RELEASE: New CAP Report: Bipartisan Tax Policies Could Bring $1.4 Trillion to Federal Coffers
Washington, D.C.— Congressional gridlock and election-year politicking appear to have stalled efforts to reform the tax code. But, politics aside, there is actually substantial agreement among progressive and conservative policymakers on how to improve the tax code, according to a new report released today by the Center for American Progress. Progressives and conservatives actually identify many of the same guiding principles when discussing tax reform, and various proposals from across the political spectrum include many of the same specific policies. Taken together, these areas of bipartisan agreement would raise revenue by a total of $1.4 trillion over 10 years.
“Contrary to popular opinion, progressives and conservatives can find common ground on which tax loopholes and subsidies to eliminate,” said Harry Stein, Associate Director of fiscal policy at CAP. “Congress could use these savings to grow the economy by investing in infrastructure, education, and innovation.”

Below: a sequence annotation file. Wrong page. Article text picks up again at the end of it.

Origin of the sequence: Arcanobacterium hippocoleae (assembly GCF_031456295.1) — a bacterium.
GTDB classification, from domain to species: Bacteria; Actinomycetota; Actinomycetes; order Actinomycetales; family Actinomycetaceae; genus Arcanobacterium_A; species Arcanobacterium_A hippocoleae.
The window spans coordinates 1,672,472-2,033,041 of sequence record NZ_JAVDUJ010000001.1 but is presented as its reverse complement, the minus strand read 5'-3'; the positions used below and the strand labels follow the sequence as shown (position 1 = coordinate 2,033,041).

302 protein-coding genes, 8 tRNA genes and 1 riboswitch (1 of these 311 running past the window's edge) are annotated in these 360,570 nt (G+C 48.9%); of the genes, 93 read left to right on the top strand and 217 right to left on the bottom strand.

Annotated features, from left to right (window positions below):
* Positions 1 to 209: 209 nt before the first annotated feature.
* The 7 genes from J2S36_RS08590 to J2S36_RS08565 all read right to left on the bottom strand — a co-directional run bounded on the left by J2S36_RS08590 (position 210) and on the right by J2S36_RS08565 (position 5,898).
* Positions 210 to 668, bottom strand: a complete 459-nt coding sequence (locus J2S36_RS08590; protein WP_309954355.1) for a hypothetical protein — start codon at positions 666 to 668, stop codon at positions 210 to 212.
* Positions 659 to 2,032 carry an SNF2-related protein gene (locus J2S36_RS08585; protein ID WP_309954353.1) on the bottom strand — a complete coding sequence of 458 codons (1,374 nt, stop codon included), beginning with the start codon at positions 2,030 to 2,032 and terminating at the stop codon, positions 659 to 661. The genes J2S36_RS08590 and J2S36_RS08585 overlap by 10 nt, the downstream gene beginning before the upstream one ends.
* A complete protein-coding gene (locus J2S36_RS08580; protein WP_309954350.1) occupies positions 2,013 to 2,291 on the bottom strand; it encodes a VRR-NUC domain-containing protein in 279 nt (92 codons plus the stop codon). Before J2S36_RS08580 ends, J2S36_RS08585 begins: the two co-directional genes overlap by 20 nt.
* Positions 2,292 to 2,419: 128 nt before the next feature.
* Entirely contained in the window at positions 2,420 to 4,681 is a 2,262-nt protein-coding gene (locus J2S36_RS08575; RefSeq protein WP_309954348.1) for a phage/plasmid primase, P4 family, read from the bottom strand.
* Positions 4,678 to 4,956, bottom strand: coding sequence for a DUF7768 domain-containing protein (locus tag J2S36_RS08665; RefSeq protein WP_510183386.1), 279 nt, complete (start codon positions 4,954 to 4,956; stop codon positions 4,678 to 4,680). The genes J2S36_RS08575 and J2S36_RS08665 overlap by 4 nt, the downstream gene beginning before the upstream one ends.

“The measures in our report are consistent with key principles of good tax policy that policymakers on both sides say are important,” said Alexandra Thornton, Director of tax policy at CAP. “There’s no policy reason why Congress couldn’t agree on these measures.”
CAP’s report discusses aspects of good tax policy that are endorsed on both sides—including simplifying the tax code, broadening the tax base, and minimizing economic distortion—and identifies specific proposals for which consensus appears to be within reach. Reforming the tax code around itemized deductions, investment income, earnings stripping, transfer pricing, last-in, first-out, or LIFO, accounting, carried interest, and the Gingrich-Edwards loophole are among the areas where Congress could see bipartisan agreement.
While anti-tax ideology has prevented Congress from considering and implementing these policies, there are in fact opportunities throughout the tax code to make bipartisan improvements based on the principles that both progressives and conservatives endorse. And even if Congress refuses to pass legislation that raises additional revenue, it could pair a package of bipartisan revenue-raising provisions with an expansion of the Earned Income Tax Credit, or EITC—a policy that both Democrats and Republicans have called for—and provide bipartisan tax relief to working families in revenue-neutral legislation.
For more information on this topic, contact Allison Preiss at 202.478.6331 or email@example.com